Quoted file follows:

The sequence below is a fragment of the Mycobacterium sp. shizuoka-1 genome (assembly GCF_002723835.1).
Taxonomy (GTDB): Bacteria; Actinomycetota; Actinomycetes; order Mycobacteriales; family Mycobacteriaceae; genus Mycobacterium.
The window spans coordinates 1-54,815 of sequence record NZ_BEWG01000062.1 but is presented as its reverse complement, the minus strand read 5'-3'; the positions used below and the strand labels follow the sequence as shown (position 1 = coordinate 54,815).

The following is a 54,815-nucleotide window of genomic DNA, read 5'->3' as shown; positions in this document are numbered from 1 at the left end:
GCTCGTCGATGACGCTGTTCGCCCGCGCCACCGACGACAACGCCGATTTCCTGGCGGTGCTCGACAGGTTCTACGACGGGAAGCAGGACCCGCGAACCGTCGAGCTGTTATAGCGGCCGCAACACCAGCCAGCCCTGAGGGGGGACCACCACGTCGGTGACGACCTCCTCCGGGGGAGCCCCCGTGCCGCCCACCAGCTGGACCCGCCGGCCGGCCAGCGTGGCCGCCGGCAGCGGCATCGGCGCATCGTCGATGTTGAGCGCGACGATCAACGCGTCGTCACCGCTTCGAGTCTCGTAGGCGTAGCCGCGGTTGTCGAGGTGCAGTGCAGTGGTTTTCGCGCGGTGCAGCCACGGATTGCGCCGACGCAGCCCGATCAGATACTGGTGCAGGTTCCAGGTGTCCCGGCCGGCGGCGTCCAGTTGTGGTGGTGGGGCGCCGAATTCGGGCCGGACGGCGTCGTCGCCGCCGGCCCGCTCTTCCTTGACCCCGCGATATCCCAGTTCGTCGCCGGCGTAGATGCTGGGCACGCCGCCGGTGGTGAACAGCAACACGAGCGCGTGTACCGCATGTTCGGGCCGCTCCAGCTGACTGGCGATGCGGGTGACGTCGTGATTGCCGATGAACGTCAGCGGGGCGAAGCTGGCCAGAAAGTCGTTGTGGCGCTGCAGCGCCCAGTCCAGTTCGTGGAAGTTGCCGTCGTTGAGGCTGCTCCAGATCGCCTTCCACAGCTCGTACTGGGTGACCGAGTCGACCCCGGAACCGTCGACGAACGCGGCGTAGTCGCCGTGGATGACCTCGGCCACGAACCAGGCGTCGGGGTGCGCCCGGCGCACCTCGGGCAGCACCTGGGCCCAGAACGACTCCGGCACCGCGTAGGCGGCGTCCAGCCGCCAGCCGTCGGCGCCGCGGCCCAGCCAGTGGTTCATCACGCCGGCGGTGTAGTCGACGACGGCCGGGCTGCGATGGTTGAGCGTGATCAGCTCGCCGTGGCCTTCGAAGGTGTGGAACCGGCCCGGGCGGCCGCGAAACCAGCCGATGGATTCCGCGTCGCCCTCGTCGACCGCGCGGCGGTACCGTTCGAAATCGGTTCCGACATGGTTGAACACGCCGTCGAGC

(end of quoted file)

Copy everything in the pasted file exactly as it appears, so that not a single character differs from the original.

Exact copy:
The sequence below is a fragment of the Mycobacterium sp. shizuoka-1 genome (assembly GCF_002723835.1).
Taxonomy (GTDB): Bacteria; Actinomycetota; Actinomycetes; order Mycobacteriales; family Mycobacteriaceae; genus Mycobacterium.
The window spans coordinates 1-54,815 of sequence record NZ_BEWG01000062.1 but is presented as its reverse complement, the minus strand read 5'-3'; the positions used below and the strand labels follow the sequence as shown (position 1 = coordinate 54,815).

The following is a 54,815-nucleotide window of genomic DNA, read 5'->3' as shown; positions in this document are numbered from 1 at the left end:
GCTCGTCGATGACGCTGTTCGCCCGCGCCACCGACGACAACGCCGATTTCCTGGCGGTGCTCGACAGGTTCTACGACGGGAAGCAGGACCCGCGAACCGTCGAGCTGTTATAGCGGCCGCAACACCAGCCAGCCCTGAGGGGGGACCACCACGTCGGTGACGACCTCCTCCGGGGGAGCCCCCGTGCCGCCCACCAGCTGGACCCGCCGGCCGGCCAGCGTGGCCGCCGGCAGCGGCATCGGCGCATCGTCGATGTTGAGCGCGACGATCAACGCGTCGTCACCGCTTCGAGTCTCGTAGGCGTAGCCGCGGTTGTCGAGGTGCAGTGCAGTGGTTTTCGCGCGGTGCAGCCACGGATTGCGCCGACGCAGCCCGATCAGATACTGGTGCAGGTTCCAGGTGTCCCGGCCGGCGGCGTCCAGTTGTGGTGGTGGGGCGCCGAATTCGGGCCGGACGGCGTCGTCGCCGCCGGCCCGCTCTTCCTTGACCCCGCGATATCCCAGTTCGTCGCCGGCGTAGATGCTGGGCACGCCGCCGGTGGTGAACAGCAACACGAGCGCGTGTACCGCATGTTCGGGCCGCTCCAGCTGACTGGCGATGCGGGTGACGTCGTGATTGCCGATGAACGTCAGCGGGGCGAAGCTGGCCAGAAAGTCGTTGTGGCGCTGCAGCGCCCAGTCCAGTTCGTGGAAGTTGCCGTCGTTGAGGCTGCTCCAGATCGCCTTCCACAGCTCGTACTGGGTGACCGAGTCGACCCCGGAACCGTCGACGAACGCGGCGTAGTCGCCGTGGATGACCTCGGCCACGAACCAGGCGTCGGGGTGCGCCCGGCGCACCTCGGGCAGCACCTGGGCCCAGAACGACTCCGGCACCGCGTAGGCGGCGTCCAGCCGCCAGCCGTCGGCGCCGCGGCCCAGCCAGTGGTTCATCACGCCGGCGGTGTAGTCGACGACGGCCGGGCTGCGATGGTTGAGCGTGATCAGCTCGCCGTGGCCTTCGAAGGTGTGGAACCGGCCCGGGCGGCCGCGAAACCAGCCGATGGATTCCGCGTCGCCCTCGTCGACCGCGCGGCGGTACCGTTCGAAATCGGTTCCGACATGGTTGAACACGCCGTCGAGC